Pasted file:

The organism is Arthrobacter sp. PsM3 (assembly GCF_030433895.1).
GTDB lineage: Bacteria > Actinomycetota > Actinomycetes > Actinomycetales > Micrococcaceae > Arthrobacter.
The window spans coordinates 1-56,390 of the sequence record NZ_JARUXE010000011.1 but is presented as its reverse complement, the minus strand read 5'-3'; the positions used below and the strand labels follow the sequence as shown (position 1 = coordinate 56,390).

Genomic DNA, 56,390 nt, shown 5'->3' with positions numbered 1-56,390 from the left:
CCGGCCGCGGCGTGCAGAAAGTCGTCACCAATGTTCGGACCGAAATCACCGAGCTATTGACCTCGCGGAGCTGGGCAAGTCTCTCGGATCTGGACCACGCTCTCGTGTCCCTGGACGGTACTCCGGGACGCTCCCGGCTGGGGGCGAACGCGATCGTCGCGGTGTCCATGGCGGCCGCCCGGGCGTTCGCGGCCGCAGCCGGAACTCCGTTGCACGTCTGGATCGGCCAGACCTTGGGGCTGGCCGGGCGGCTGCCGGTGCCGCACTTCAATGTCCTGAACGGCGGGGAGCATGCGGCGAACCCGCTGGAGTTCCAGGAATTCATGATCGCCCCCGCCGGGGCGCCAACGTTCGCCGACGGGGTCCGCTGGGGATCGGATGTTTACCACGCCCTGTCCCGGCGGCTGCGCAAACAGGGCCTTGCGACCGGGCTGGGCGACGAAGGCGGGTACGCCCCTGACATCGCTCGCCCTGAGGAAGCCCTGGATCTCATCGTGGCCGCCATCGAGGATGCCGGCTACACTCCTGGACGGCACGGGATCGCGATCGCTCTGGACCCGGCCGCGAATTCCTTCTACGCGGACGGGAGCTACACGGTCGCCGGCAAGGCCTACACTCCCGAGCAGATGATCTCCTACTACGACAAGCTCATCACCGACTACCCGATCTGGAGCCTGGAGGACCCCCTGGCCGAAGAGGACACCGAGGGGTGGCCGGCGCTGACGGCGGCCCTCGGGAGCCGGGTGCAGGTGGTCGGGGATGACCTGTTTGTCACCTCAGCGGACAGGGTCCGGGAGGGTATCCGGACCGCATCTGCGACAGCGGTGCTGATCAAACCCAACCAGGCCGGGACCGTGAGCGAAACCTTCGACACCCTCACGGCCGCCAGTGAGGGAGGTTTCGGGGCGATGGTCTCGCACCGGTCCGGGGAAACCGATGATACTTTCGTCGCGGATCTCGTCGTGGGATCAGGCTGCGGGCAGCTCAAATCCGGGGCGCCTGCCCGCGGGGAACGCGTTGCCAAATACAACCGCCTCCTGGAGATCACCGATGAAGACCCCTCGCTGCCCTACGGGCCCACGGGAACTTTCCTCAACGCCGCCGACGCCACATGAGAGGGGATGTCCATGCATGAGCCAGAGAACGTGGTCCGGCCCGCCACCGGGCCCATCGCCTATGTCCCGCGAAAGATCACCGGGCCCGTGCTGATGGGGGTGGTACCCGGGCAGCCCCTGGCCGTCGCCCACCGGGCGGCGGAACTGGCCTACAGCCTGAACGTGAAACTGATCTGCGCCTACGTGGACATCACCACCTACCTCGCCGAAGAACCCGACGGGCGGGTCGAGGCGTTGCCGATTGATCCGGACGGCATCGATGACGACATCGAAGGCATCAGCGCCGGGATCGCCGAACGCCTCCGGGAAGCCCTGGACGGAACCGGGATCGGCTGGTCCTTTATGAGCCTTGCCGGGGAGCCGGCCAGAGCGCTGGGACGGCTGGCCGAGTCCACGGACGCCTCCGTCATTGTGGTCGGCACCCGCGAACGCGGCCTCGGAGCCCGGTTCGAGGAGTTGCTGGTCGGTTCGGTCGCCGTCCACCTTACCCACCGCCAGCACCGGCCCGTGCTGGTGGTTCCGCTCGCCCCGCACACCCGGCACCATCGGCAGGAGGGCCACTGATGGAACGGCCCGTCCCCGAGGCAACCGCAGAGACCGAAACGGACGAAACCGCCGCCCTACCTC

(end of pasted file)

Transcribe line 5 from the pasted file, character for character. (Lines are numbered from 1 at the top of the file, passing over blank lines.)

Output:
CCGGCCGCGGCGTGCAGAAAGTCGTCACCAATGTTCGGACCGAAATCACCGAGCTATTGACCTCGCGGAGCTGGGCAAGTCTCTCGGATCTGGACCACGCTCTCGTGTCCCTGGACGGTACTCCGGGACGCTCCCGGCTGGGGGCGAACGCGATCGTCGCGGTGTCCATGGCGGCCGCCCGGGCGTTCGCGGCCGCAGCCGGAACTCCGTTGCACGTCTGGATCGGCCAGACCTTGGGGCTGGCCGGGCGGCTGCCGGTGCCGCACTTCAATGTCCTGAACGGCGGGGAGCATGCGGCGAACCCGCTGGAGTTCCAGGAATTCATGATCGCCCCCGCCGGGGCGCCAACGTTCGCCGACGGGGTCCGCTGGGGATCGGATGTTTACCACGCCCTGTCCCGGCGGCTGCGCAAACAGGGCCTTGCGACCGGGCTGGGCGACGAAGGCGGGTACGCCCCTGACATCGCTCGCCCTGAGGAAGCCCTGGATCTCATCGTGGCCGCCATCGAGGATGCCGGCTACACTCCTGGACGGCACGGGATCGCGATCGCTCTGGACCCGGCCGCGAATTCCTTCTACGCGGACGGGAGCTACACGGTCGCCGGCAAGGCCTACACTCCCGAGCAGATGATCTCCTACTACGACAAGCTCATCACCGACTACCCGATCTGGAGCCTGGAGGACCCCCTGGCCGAAGAGGACACCGAGGGGTGGCCGGCGCTGACGGCGGCCCTCGGGAGCCGGGTGCAGGTGGTCGGGGATGACCTGTTTGTCACCTCAGCGGACAGGGTCCGGGAGGGTATCCGGACCGCATCTGCGACAGCGGTGCTGATCAAACCCAACCAGGCCGGGACCGTGAGCGAAACCTTCGACACCCTCACGGCCGCCAGTGAGGGAGGTTTCGGGGCGATGGTCTCGCACCGGTCCGGGGAAACCGATGATACTTTCGTCGCGGATCTCGTCGTGGGATCAGGCTGCGGGCAGCTCAAATCCGGGGCGCCTGCCCGCGGGGAACGCGTTGCCAAATACAACCGCCTCCTGGAGATCACCGATGAAGACCCCTCGCTGCCCTACGGGCCCACGGGAACTTTCCTCAACGCCGCCGACGCCACATGAGAGGGGATGTCCATGCATGAGCCAGAGAACGTGGTCCGGCCCGCCACCGGGCCCATCGCCTATGTCCCGCGAAAGATCACCGGGCCCGTGCTGATGGGGGTGGTACCCGGGCAGCCCCTGGCCGTCGCCCACCGGGCGGCGGAACTGGCCTACAGCCTGAACGTGAAACTGATCTGCGCCTACGTGGACATCACCACCTACCTCGCCGAAGAACCCGACGGGCGGGTCGAGGCGTTGCCGATTGATCCGGACGGCATCGATGACGACATCGAAGGCATCAGCGCCGGGATCGCCGAACGCCTCCGGGAAGCCCTGGACGGAACCGGGATCGGCTGGTCCTTTATGAGCCTTGCCGGGGAGCCGGCCAGAGCGCTGGGACGGCTGGCCGAGTCCACGGACGCCTCCGTCATTGTGGTCGGCACCCGCGAACGCGGCCTCGGAGCCCGGTTCGAGGAGTTGCTGGTCGGTTCGGTCGCCGTCCACCTTACCCACCGCCAGCACCGGCCCGTGCTGGTGGTTCCGCTCGCCCCGCACACCCGGCACCATCGGCAGGAGGGCCACTGATGGAACGGCCCGTCCCCGAGGCAACCGCAGAGACCGAAACGGACGAAACCGCCGCCCTACCTC